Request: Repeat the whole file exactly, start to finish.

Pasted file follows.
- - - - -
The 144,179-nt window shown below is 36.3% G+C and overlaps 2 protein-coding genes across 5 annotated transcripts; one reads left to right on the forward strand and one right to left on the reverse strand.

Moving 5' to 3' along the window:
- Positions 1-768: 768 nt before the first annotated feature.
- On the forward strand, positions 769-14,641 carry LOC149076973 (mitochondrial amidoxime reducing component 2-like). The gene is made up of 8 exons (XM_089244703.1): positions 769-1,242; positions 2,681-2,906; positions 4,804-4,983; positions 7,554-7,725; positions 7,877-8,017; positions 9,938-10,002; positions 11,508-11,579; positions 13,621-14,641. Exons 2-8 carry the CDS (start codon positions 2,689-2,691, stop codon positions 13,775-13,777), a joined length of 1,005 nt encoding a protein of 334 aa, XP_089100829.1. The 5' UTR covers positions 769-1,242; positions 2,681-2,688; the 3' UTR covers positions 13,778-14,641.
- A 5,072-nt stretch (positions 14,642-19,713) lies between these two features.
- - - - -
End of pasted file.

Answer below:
The 144,179-nt window shown below is 36.3% G+C and overlaps 2 protein-coding genes across 5 annotated transcripts; one reads left to right on the forward strand and one right to left on the reverse strand.

Moving 5' to 3' along the window:
- Positions 1-768: 768 nt before the first annotated feature.
- On the forward strand, positions 769-14,641 carry LOC149076973 (mitochondrial amidoxime reducing component 2-like). The gene is made up of 8 exons (XM_089244703.1): positions 769-1,242; positions 2,681-2,906; positions 4,804-4,983; positions 7,554-7,725; positions 7,877-8,017; positions 9,938-10,002; positions 11,508-11,579; positions 13,621-14,641. Exons 2-8 carry the CDS (start codon positions 2,689-2,691, stop codon positions 13,775-13,777), a joined length of 1,005 nt encoding a protein of 334 aa, XP_089100829.1. The 5' UTR covers positions 769-1,242; positions 2,681-2,688; the 3' UTR covers positions 13,778-14,641.
- A 5,072-nt stretch (positions 14,642-19,713) lies between these two features.